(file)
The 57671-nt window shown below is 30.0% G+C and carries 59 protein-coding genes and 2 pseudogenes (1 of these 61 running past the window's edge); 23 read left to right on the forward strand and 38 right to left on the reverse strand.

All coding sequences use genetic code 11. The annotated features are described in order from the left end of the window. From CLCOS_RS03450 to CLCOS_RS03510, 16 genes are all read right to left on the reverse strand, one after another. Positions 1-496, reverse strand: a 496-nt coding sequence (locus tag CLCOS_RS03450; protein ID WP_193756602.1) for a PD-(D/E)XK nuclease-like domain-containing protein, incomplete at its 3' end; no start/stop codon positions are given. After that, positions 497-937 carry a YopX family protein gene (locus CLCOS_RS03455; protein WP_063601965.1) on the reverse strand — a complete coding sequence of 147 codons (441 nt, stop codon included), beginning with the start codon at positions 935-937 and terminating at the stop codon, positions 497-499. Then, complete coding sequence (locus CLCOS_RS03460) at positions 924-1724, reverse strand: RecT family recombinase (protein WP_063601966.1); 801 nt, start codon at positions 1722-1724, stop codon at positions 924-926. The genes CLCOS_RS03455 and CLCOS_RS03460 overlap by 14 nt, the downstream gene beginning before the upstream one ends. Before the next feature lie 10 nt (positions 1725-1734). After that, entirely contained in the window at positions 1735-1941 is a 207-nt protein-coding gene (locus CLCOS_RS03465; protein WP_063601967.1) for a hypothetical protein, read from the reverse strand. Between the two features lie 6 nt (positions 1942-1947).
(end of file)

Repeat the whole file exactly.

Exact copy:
The 57671-nt window shown below is 30.0% G+C and carries 59 protein-coding genes and 2 pseudogenes (1 of these 61 running past the window's edge); 23 read left to right on the forward strand and 38 right to left on the reverse strand.

All coding sequences use genetic code 11. The annotated features are described in order from the left end of the window. From CLCOS_RS03450 to CLCOS_RS03510, 16 genes are all read right to left on the reverse strand, one after another. Positions 1-496, reverse strand: a 496-nt coding sequence (locus tag CLCOS_RS03450; protein ID WP_193756602.1) for a PD-(D/E)XK nuclease-like domain-containing protein, incomplete at its 3' end; no start/stop codon positions are given. After that, positions 497-937 carry a YopX family protein gene (locus CLCOS_RS03455; protein WP_063601965.1) on the reverse strand — a complete coding sequence of 147 codons (441 nt, stop codon included), beginning with the start codon at positions 935-937 and terminating at the stop codon, positions 497-499. Then, complete coding sequence (locus CLCOS_RS03460) at positions 924-1724, reverse strand: RecT family recombinase (protein WP_063601966.1); 801 nt, start codon at positions 1722-1724, stop codon at positions 924-926. The genes CLCOS_RS03455 and CLCOS_RS03460 overlap by 14 nt, the downstream gene beginning before the upstream one ends. Before the next feature lie 10 nt (positions 1725-1734). After that, entirely contained in the window at positions 1735-1941 is a 207-nt protein-coding gene (locus CLCOS_RS03465; protein WP_063601967.1) for a hypothetical protein, read from the reverse strand. Between the two features lie 6 nt (positions 1942-1947).